Not the culture you wish you had.
I was running errands this morning, and heard Glenn Beck on the radio playing "Glenn-downer" about the spontaneous celebrations last night at the news that Osama bin Laden had been killed. He asked, "who are these college students?"
The United States Naval Academy has at least one answer to that.
But let us not kid ourselves, Glenn Beck isn't the only one asking about the appropriateness of celebrating a killing after what we saw last night. There are plenty who went out to cheer, and there are plenty who say today that the cheering was inappropriate.
Me? I find it hard to do either.
On the one hand, I would love to think this is a spontaneous outpouring of joy and thanks to our men and women in uniform - a preview of the ticker-tape parade, if you will. I think that is a lot of it, yes. Our veterans and those serving overseas have accomplished a great deal in those combat zones, often without the strategic or tactical support necessary for a war effort of this magnitude. They deserve a great deal of thanks and recognition for that, and they deserve to have their ears ringing with the cheers of their countrymen when they return home.
I wish I could just stop thinking about it there and leave it at that.
But I cannot. I read the words of those people chiding the exuberant behavior. I think about where our culture has gone and how this kind of reaction should be expected after all the rah-rah over the last 10 years. This past decade has seen our popular culture devolve into controversies over American flag lapel pins, ribbon stickers on cars, the competition between sporting events to see who can unfurl the biggest American flag at mid-field with the loudest and closest flyover. If you didn't participate in the "USA" chant, or wear red on Fridays, or display appropriate mourning over everything September 11th, your patriotism was in question. One of the greatest condemnations in the past 10 years has been the idea that someone might be "apologizing" for America by looking at the world from different points of view.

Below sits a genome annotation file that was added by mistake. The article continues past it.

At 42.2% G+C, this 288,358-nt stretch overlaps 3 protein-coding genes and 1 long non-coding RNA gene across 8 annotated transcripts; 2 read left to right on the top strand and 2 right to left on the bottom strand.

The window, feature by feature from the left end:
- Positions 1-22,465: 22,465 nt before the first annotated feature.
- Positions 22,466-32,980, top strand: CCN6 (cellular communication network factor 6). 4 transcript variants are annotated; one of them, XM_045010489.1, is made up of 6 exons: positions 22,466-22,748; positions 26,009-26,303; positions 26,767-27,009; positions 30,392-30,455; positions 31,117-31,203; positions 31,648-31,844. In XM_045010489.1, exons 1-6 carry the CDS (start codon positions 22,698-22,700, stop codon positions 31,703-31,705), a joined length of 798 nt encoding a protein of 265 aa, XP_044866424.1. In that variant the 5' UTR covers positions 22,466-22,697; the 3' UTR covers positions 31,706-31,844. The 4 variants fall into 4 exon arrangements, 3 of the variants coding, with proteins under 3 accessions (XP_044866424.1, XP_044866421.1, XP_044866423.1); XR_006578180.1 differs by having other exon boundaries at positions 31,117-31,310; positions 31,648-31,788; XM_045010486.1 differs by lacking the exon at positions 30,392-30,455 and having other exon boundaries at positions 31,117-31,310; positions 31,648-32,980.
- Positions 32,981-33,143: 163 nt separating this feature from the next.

Those folks cheering, you have to try and see it through their eyes.
For the young folks at least - those college kids Glenn Beck was talking about - they were between 8 and 15 on September 11th. This is the world and the culture they've grown up in. This is the behavior our culture has asked them to display. Before last night, anyone criticizing - or even questioning - behavior like that was considered un-American.
Think about the last decade and you'll see why spontaneous celebration comes from on the heels of good news. Between September 11th; Madrid, London, and Bali; the war in Afganistan continues; the war in Iraq continues; Hurricane Katrina and the Flood - and the rebuilding that continues; earthquakes and/or tsunamis in Indonesia, Haiti, and Japan; the Great Recession, the rising gasoline prices, the economic stagnation and insecurity that comes along with it; the BP Oil Gusher in the Gulf of Mexico; and our poisoned popular and political culture, where has the good news come from for the last 10 years?
And now, the face most associated with evil over the last decade was brought down. How can you expect people not to cheer? When talking about excessive celebration, there is an oft-heard suggestion to "act like you've been there before." For a lot of folks, they haven't been here before. For others, it has been a long, long time.
On the other hand, I remember the decade before the last and I grew up in the decade before that. As much damage as bin Laden has done to our nation and our world, as much damage has been done in our nation's imperfect pursuit of him and the clash of civilizations that he intentionally attempted to construct (and that so many in our own nation followed him into with froth at the mouths), I find it hard to celebrate with cheering.
We really have lost so very much, in so very many ways, as a nation and as a world, over the last 10 years. I know things in the past weren't as good as my memory thinks they were, and I know things in the present aren't as bad as they seem, but I can't help to think about where the world would be if this one madman hadn't had the wherewithal or means to disrupt and damage so much of what it felt we were working on.
And that does not make me feel like cheering.